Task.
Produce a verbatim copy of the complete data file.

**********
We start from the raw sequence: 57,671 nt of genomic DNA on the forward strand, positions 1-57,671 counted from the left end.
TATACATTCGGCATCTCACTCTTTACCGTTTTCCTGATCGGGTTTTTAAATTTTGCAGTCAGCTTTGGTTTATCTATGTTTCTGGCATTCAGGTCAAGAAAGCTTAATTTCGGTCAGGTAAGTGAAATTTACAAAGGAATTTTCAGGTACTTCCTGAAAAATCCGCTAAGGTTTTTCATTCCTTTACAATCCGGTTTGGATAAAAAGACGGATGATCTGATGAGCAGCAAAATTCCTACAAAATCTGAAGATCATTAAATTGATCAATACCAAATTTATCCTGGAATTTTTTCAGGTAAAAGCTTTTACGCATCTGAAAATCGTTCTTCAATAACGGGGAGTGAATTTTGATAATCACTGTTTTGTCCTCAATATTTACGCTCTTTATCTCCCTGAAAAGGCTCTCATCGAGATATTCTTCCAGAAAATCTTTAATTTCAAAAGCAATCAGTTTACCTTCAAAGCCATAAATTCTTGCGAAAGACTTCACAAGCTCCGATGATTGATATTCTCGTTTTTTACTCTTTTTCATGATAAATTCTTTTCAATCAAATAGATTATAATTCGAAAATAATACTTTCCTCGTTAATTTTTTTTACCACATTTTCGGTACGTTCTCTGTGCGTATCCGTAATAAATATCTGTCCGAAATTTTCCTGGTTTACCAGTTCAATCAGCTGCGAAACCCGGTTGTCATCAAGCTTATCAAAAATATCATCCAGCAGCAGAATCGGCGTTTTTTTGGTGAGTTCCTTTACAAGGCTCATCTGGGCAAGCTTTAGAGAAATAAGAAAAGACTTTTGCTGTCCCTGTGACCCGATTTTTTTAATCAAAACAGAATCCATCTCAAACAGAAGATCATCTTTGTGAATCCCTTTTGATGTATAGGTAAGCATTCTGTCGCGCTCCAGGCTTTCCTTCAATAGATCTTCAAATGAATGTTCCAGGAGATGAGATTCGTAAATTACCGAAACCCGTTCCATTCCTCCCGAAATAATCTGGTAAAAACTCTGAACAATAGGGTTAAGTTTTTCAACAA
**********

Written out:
We start from the raw sequence: 57,671 nt of genomic DNA on the forward strand, positions 1-57,671 counted from the left end.
TATACATTCGGCATCTCACTCTTTACCGTTTTCCTGATCGGGTTTTTAAATTTTGCAGTCAGCTTTGGTTTATCTATGTTTCTGGCATTCAGGTCAAGAAAGCTTAATTTCGGTCAGGTAAGTGAAATTTACAAAGGAATTTTCAGGTACTTCCTGAAAAATCCGCTAAGGTTTTTCATTCCTTTACAATCCGGTTTGGATAAAAAGACGGATGATCTGATGAGCAGCAAAATTCCTACAAAATCTGAAGATCATTAAATTGATCAATACCAAATTTATCCTGGAATTTTTTCAGGTAAAAGCTTTTACGCATCTGAAAATCGTTCTTCAATAACGGGGAGTGAATTTTGATAATCACTGTTTTGTCCTCAATATTTACGCTCTTTATCTCCCTGAAAAGGCTCTCATCGAGATATTCTTCCAGAAAATCTTTAATTTCAAAAGCAATCAGTTTACCTTCAAAGCCATAAATTCTTGCGAAAGACTTCACAAGCTCCGATGATTGATATTCTCGTTTTTTACTCTTTTTCATGATAAATTCTTTTCAATCAAATAGATTATAATTCGAAAATAATACTTTCCTCGTTAATTTTTTTTACCACATTTTCGGTACGTTCTCTGTGCGTATCCGTAATAAATATCTGTCCGAAATTTTCCTGGTTTACCAGTTCAATCAGCTGCGAAACCCGGTTGTCATCAAGCTTATCAAAAATATCATCCAGCAGCAGAATCGGCGTTTTTTTGGTGAGTTCCTTTACAAGGCTCATCTGGGCAAGCTTTAGAGAAATAAGAAAAGACTTTTGCTGTCCCTGTGACCCGATTTTTTTAATCAAAACAGAATCCATCTCAAACAGAAGATCATCTTTGTGAATCCCTTTTGATGTATAGGTAAGCATTCTGTCGCGCTCCAGGCTTTCCTTCAATAGATCTTCAAATGAATGTTCCAGGAGATGAGATTCGTAAATTACCGAAACCCGTTCCATTCCTCCCGAAATAATCTGGTAAAAACTCTGAACAATAGGGTTAAGTTTTTCAACAA